Cube-like bag stands tall

Lebanon Seaboard is among the first to use a patented new stand-up bag concept called the Lincube® Bag from Linpac Packaging Solutions (Austell, GA). Since December, the Lebanon, PA, firm has sold three varieties of its bird seed in the stand-up bag in Maryland and Virginia. Other markets will follow.

Pw 19376 Lebanon 1

According to Lebanon’s Lori Zimmerman, the bag is an alternative to multiwall paper sacks and conventional plastic bags. Better use of cube is a significant advantage the Lincube has over lay-flat bags, says Zimmerman. But most important is the bag’s ability to stand squarely on its flat bottom. As Lebanon’s trade literature puts it, “Our new, exclusive cube packaging stands up to create high-impact visibility. When it comes to the very latest in packaging, the competition just doesn’t stand up.”

This ability to stand comes from the most unique feature of the Lincube: its central “ring.” A 4-mil blend of linear low-density polyethylene and metallocene LLDPE, this material is heat-sealed to all four interior walls but not to the corners. It extends from the base about two-thirds of the way up the four bag sides, and it functions like a package within a package, giving the bag rigidity.

Lebanon fills premade bags at about 10 bags/min on a volumetric filler/band sealer designed by Linpac. Just before the bags are sealed, mechanical arms close in on the bag to push out as much air as possible. If the plastic bag were filled with air, the gusseted top section wouldn’t fold down to give the finished pack its tight, cube-like configuration on the pallet. Also enabling additional air to escape from individual packs once they’re on pallets is a one-way valve positioned on the top half of the front panel. It’s supplied by Plitek (Des Plaines, IL).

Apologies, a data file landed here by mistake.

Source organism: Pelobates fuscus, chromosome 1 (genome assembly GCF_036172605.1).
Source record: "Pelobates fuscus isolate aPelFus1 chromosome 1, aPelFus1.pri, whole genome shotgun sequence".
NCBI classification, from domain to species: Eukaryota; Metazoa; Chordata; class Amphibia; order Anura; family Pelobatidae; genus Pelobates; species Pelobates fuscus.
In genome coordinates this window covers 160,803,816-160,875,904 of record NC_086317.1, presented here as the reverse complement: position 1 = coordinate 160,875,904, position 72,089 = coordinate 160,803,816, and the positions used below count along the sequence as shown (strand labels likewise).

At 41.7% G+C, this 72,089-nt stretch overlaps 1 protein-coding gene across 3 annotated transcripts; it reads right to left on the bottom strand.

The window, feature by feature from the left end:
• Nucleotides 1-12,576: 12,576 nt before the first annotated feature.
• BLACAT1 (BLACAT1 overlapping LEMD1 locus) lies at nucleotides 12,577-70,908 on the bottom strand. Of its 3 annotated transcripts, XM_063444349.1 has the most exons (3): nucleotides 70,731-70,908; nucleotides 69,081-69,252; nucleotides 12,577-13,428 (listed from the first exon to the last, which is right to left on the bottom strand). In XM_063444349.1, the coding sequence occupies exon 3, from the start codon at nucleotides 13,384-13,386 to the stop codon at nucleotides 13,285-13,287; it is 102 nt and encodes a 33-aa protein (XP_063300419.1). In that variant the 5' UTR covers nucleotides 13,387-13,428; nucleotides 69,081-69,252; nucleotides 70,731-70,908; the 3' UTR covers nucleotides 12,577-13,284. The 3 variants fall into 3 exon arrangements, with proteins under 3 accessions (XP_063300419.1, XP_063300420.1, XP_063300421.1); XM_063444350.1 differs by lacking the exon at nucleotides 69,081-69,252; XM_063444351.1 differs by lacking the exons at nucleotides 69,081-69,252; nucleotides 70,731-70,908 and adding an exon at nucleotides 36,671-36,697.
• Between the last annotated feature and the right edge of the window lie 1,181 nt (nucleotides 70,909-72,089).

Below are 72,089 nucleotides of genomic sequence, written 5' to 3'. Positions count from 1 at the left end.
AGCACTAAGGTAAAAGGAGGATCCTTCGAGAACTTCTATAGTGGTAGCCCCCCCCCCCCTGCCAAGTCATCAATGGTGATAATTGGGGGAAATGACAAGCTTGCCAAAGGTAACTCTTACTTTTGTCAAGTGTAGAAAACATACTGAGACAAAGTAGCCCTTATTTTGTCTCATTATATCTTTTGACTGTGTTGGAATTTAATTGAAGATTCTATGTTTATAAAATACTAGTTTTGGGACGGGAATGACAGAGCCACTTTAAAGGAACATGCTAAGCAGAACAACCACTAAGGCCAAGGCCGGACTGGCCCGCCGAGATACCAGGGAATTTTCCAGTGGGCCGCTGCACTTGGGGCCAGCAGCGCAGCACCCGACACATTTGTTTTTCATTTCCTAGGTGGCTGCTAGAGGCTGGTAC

In filling the bag, product occupies not only the area within the ring, but also the four “pockets” in the corners outside the ring. This squares out the bag nicely and helps give each sidewall the appearance of having three slightly rounded columns, a feature that Linpac calls the Linlook™ Design.

Linpac makes its unusual bag at about 50/min on specialized equipment custom-built by Hudson-Sharp (Green Bay, WI). Fed into the machine are two rolls of film—one for the central ring and one for the bag material—and the one-way valves, which are mounted on a release liner like pressure-sensitive labels.

The colorful bag material, supplied to Linpac by Printpack (Atlanta, GA), is an adhesive lamination of 2 ?-mil LDPE and 1.5-mil LDPE. The thicker substrate is flexo-printed in seven colors; the other layer protects the surface printing on its mate. The Hudson-Sharp machine forms bags and attaches both the inner ring and the one-way valve. It also punches a tiny hole in the bag material just before the one-way valve is applied over the hole. That permits air trapped inside the bags to escape through the valve.

Lebanon sells 17 ?-lb Black Oil Sunflower seed for $5.95, 28-lb Economy Wild Bird Food for $5.95, and 26-lb Premium Wild Bird Food for $7.95. Zimmerman would not provide cost comparisons among the Lincube, multiwall paper sacks and lay-flat plastic bags. According to Linpac, however, the value-added Lincube carries an upcharge over paper but is competitive with other flexible film alternatives.

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